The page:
By all rights, I should have given up the game of golf years ago. There was the time, in the beginning, when I dutifully followed my husband to the practice range and proceeded to hit every golf ball in my bag with robotic precision. It was only as I swung at the last one that I noticed the huge baskets of range balls provided beside me.
There was the time I unknowingly wore a pair of my husband's many golf shoes that I had nervously pulled from the trunk of our car upon arriving at a friend's course. It was maybe on the second hole when I noticed I was sliding a bit in my backswing and I was too embarrassed to say a thing. Note to self: I can play a full round in a pair of men's size 10 shoes, though not very well.
Perhaps I should have hung it up when I got a big laugh from my foursome when I asked my young caddy for my “five arm,” or the day I discovered that my 51 handicap was the highest of all the women in our club, including one extraordinary lady who happened to be legally blind.
Why, 35-plus years into my golf odyssey, do I continue the struggle? Quite simply, I live on this beautiful plateau in the Blue Ridge Mountains and giving up the game would be like cutting off the proverbial nose to spite my face.
It's not enough that drop-dead vistas of waterfalls, craggy mountains, lakes, and streams gift wrap each one of the public and private golf courses in the Cashiers-Highlands area. It's the rare place where you can ask a good golfer (of hole-in-one stature) to name her favorite hole, and she chooses a particular one because of the breathtaking flowers planted around the green.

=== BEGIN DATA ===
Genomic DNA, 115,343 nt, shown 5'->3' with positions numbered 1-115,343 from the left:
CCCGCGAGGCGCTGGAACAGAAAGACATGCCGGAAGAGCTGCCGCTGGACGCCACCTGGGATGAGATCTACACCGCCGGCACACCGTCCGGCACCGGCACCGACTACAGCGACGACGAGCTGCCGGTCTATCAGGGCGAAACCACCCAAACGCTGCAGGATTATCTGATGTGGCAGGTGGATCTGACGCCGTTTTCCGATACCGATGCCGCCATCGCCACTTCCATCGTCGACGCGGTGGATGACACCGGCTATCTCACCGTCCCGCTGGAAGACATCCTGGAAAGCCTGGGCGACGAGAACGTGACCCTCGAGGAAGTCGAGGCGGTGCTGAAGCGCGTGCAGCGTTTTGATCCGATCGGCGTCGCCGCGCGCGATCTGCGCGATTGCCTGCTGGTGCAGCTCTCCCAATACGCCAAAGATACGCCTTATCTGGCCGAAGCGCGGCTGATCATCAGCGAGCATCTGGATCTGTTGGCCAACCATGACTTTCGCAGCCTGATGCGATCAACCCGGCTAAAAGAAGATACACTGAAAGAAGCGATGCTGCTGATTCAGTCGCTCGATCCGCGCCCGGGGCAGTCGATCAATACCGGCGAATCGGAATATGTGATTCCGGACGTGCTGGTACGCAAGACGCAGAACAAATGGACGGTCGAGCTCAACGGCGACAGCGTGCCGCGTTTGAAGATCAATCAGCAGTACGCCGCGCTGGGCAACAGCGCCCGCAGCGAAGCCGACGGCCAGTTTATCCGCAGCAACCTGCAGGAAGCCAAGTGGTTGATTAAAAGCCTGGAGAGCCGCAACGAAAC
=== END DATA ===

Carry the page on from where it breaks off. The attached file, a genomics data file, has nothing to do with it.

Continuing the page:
It's the place where Justin Thomas can break the course record at Mountaintop Golf and Lake Club one day, shooting a 64, and a University of Alabama sophomore, Robbie Shelton, can go out the next day and shoot a 61, according to Micah Hicks, the private club's director of golf. He also remembers the Bryan Brothers (George and Wesley) agreeing to caddy for the club's member/guest tournament and using the time up here to shoot a trick shot video at Mountaintop and Old Edwards Club. The video went viral on YouTube, raising enough money for Wesley to go on tour, where last year he won the RBC Heritage championship.
There is a laid-back culture in this mountain air that attracts players of all levels. Tom Fazio, who is renowned as the golf course architect of more than 120 courses worldwide, is a part-time resident of western Carolina and a frequent local player. The designer of both the Mountaintop and Wade Hampton golf courses, he and his wife are partial to Mountaintop which allows family dogs to ride along on a round. Their dog Maggy frequently accompanies them and avails herself of the dog treats that are available at the course's comfort stations.